- Keep TVs out of the bedroom. Children are more likely to watch a lot more TV (and at times when you can't control it) when the TV is in their rooms. Plus, it's harder for you to monitor what they're watching when they're behind closed doors.
- Turn off the TV during meals. Make mealtime a family time.
- Watch what your kids watch. Talk about what they're seeing. Ask provocative questions such as, "What do you think of that character driving all that alcohol?" State your values clearly. "I don't like it when people swear. I don't want you to swear either."
- If you have a TV set that you bought after January 200, then the TV most likely has V-chip technology. This allows you to block programs that you don't want your child to watch. To setup the V-chip, check your TV's instruction manual or visit the on-screen menu options on your TV. The V-chip is controlled through your TV set's remote.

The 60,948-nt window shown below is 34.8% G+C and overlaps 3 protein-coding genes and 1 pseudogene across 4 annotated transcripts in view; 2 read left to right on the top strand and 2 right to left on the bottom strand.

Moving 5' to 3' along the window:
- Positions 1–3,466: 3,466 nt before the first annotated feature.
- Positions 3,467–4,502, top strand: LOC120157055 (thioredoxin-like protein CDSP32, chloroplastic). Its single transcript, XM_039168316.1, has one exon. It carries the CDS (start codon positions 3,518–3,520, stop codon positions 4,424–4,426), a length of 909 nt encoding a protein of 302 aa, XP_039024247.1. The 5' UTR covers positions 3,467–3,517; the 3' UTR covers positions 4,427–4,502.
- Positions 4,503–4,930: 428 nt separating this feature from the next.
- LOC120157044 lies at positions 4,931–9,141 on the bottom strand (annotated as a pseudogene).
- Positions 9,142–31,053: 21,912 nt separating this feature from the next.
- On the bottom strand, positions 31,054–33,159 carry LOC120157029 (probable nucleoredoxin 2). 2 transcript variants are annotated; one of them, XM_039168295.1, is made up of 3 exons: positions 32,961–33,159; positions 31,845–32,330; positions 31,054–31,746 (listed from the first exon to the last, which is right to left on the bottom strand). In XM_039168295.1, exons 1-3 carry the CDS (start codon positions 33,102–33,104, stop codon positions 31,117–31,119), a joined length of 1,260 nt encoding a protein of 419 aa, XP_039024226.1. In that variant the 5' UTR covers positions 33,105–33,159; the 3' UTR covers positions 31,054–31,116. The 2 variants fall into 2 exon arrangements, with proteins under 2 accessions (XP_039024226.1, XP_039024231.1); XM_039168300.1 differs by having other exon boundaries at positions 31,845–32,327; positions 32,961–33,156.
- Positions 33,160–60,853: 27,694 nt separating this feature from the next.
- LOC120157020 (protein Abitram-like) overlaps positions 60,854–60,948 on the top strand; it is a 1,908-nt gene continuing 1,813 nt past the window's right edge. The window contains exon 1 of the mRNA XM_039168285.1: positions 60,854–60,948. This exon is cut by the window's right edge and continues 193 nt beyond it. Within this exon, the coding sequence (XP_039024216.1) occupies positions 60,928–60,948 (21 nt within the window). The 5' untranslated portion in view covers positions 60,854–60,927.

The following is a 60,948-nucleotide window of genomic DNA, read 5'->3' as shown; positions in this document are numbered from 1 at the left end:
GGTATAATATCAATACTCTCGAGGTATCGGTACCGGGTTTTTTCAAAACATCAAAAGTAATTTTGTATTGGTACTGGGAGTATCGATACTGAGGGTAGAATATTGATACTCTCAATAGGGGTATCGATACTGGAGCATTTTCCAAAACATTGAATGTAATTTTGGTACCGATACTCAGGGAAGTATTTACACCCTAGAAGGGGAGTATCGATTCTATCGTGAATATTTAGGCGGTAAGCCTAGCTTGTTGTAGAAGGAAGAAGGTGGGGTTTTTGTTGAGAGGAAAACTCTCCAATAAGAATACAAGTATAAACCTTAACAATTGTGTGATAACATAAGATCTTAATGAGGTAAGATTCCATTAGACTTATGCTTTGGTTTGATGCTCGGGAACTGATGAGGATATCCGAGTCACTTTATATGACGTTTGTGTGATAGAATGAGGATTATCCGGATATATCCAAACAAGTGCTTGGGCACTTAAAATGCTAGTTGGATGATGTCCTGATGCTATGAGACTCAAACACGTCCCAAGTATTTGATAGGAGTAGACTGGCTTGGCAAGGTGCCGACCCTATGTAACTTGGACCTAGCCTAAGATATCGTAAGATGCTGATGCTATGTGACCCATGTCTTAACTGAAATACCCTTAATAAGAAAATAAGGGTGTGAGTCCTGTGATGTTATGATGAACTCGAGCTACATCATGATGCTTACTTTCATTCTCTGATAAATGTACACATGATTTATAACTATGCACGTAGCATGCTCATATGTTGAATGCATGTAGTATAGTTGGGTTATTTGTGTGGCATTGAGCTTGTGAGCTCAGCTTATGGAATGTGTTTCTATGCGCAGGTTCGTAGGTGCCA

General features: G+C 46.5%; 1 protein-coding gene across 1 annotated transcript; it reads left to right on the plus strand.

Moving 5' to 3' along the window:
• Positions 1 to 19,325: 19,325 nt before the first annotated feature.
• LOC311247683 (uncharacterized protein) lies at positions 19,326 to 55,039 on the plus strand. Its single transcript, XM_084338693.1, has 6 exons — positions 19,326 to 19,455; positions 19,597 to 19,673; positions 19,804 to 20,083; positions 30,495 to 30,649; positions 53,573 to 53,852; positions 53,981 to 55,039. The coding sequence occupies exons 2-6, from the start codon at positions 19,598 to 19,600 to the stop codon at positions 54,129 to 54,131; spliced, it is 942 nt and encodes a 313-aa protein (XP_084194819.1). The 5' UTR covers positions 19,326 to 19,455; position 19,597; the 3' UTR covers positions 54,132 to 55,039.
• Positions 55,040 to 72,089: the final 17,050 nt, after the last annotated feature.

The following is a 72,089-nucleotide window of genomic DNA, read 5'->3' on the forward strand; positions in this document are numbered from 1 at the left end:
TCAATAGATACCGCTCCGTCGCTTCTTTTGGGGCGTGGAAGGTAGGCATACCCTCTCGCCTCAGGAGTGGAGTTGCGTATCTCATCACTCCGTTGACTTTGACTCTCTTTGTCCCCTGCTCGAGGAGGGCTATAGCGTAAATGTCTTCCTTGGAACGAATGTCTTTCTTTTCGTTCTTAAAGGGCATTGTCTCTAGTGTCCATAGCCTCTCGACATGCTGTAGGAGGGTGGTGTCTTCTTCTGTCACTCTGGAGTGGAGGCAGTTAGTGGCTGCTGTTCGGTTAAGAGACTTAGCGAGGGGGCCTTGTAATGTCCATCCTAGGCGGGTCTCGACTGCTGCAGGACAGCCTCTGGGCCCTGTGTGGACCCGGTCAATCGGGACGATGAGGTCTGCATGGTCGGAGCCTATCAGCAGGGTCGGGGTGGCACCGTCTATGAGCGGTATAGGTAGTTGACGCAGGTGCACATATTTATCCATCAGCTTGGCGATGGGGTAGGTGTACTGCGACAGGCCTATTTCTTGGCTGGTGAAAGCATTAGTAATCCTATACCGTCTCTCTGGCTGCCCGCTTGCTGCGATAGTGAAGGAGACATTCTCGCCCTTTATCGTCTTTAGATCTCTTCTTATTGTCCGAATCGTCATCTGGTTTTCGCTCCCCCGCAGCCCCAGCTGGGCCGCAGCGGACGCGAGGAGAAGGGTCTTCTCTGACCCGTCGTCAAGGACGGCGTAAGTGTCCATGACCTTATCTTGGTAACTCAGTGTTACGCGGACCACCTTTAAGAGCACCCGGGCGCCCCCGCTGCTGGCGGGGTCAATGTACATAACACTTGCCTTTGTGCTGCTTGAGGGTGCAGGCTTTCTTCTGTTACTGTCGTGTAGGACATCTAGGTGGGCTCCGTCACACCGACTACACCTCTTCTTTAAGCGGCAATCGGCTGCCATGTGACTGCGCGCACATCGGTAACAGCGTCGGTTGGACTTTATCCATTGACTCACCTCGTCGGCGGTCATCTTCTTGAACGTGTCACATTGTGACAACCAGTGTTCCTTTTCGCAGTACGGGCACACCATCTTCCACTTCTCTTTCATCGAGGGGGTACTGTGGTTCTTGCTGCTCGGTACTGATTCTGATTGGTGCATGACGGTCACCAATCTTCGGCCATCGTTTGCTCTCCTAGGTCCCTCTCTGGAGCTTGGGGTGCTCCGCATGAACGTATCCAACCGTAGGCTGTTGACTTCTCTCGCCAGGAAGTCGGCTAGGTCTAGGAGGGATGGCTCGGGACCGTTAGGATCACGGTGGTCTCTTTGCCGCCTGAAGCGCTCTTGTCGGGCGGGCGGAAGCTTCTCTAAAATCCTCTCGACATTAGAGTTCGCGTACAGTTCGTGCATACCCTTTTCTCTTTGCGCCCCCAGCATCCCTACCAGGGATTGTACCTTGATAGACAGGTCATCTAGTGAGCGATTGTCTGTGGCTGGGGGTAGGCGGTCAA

- If you have cable with hundred's of channels and many setup options, you probably have digital cable. Digital set-top boxes provide advanced parental control capabilities. The features vary by manufacturer and model, but you can typically find specific instructions on how to set up parental control through on-screen manes controlled by your remote control.
- Be aware that other families may not have controls on their TVs, so children often will spend time in homes that do not have parental controls.
Friday, 4 March 2016
TV watching suggestions
After a meeting with the ISKR counsellor, Suzy Cheal, we received the following suggestions around TV watching: